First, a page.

Gastrostomy tube placement in head and neck cancer patients undergoing radiotherapy

  • 1/24/2005
  • R Moore
  • J Hum Nutr Diet, December 1, 2004; 17(6): 578

Background:
In head and neck cancer (HNC) patients, the side effects of radiotherapy (RT) often lead to patients being unable to consume adequate nutrition and fluid (Chencharick and Mossman, 1983). Gastrostomy tube placement prior to RT can reduce incidence of severe weight loss and hospitalization during treatment (Beaver et al., 2001). However, gastrostomy tube usage is dependant upon HNC site and area of RT. The aims of the study were to identify the characteristics of those HNC patients who will require gastrostomy tube feeding during RT and utilize these data to target future patients for prophylactic tube placement prior to commencing RT and to write guidelines for the placement of feeding tubes.

Method:
Data were collected retrospectively regarding diagnosis, surgery and area of RT on all HNC patients who had had a prophylactic gastrostomy placed prior to RT between April 2000 and April 2002. Outcome measurements in terms of utilization of gastrostomy, body weight and nutrition related emergency admissions were recorded. Results: Thirty-five patients had a prophylactic gastrostomy placed [26 male, nine female; mean age 62 (range 26-84) years]. Of these, 26 utilized their tube for feeding or fluids during RT. The sites of radiotherapy were: bilateral RT to the oro- or nasopharynx and neck (20 patients), bilateral RT to the neck (five) and RT to the left oropharynx and neck (one). The mean weight loss during RT in patients who utilized their prophylactic gastrostomy was 3.3 (range 0-11.5%) compared to 8 (5.5-12.0%) in patients who did not have a prophylactic gastrostomy. Only one of the patients with a prophylactic gastrostomy had a hospital admission (length of stay 11 days) compared to four patients who did not [mean length of stay 21 days (range 14-29)]. Six of the nine patients who did not utilize their gastrostomy for feeding and were able to maintain their nutrition orally, received bilateral RT to the neck only.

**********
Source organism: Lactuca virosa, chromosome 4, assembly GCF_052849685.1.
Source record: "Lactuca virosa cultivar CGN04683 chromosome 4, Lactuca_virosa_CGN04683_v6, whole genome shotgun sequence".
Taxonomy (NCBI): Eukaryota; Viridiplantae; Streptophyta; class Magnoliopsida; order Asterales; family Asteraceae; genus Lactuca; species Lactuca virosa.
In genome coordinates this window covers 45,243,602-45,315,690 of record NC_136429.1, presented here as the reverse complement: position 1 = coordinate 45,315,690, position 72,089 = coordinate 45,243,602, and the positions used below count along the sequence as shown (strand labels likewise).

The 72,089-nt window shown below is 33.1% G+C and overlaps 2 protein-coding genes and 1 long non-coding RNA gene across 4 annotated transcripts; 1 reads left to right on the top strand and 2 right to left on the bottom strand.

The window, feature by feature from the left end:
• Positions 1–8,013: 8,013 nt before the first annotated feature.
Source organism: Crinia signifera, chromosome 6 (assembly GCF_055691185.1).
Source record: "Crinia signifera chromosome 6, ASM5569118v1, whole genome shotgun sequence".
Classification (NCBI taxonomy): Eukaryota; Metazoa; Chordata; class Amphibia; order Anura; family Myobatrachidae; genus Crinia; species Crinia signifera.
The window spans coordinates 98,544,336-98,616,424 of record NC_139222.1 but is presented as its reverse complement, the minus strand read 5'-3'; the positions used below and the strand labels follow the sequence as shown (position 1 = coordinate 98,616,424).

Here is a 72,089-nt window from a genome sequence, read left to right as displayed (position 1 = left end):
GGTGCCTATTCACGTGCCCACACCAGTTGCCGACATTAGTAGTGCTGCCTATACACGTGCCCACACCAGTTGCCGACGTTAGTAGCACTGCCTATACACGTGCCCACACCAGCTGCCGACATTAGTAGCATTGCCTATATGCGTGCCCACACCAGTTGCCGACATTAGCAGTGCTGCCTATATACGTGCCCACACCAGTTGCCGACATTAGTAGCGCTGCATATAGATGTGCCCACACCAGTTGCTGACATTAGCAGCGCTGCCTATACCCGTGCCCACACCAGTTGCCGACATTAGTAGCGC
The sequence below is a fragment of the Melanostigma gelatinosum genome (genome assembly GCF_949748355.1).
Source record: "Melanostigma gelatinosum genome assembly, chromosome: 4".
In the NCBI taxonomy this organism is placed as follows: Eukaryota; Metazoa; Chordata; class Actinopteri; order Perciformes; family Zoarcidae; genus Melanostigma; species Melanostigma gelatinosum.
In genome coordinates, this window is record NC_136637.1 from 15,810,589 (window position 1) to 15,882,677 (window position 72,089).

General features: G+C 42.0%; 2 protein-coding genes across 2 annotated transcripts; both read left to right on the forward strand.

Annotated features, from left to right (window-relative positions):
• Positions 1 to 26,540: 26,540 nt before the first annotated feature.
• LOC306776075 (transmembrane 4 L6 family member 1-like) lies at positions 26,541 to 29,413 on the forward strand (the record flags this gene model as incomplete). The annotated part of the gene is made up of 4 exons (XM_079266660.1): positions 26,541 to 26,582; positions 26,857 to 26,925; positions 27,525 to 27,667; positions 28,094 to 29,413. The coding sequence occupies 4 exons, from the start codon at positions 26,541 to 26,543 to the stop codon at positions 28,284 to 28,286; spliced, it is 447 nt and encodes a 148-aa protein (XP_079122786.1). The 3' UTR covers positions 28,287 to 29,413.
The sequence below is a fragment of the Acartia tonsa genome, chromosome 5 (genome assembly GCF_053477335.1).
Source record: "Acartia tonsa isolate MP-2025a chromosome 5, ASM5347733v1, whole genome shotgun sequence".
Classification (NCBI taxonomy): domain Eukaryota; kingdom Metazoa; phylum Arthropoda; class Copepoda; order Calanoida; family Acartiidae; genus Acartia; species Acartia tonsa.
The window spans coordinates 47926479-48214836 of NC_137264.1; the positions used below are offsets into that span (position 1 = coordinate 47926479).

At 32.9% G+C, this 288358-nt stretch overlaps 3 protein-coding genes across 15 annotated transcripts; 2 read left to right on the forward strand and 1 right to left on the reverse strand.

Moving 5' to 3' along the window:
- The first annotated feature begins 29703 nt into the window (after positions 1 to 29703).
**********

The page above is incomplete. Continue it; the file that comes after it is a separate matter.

Discussion:
Most of the patients who received bilateral RT to the oro- or nasopharynx required gastrostomy feeding during RT, which is consistent with findings of Beaver et al. (2001) who reported the highest incidence of weight loss in patients receiving RT to the nasopharynx or base of the tongue.

Conclusion:
In view of the association between the site of RT and gastrostomy utilization, hospital admissions, length of stay and weight loss, HNC patients with planned bilateral RT to the oro- or nasopharynx or with existing dysphagia should be targeted for gastrostomy tube placement prior to starting treatment.

References:
Beaver, M.E., Matheny, K.E., Roberts, D.B. & Myers, J.N.(2001) Predictors of weight loss during radiation therapy. Otolaryngol. Head Neck Surg. 125, 645-648.
Chencharick, J.D. & Mossman, K.L. (1983) Nutritionalconsequences of the radiotherapy of head and neck cancer. Cancer 51, 811-815.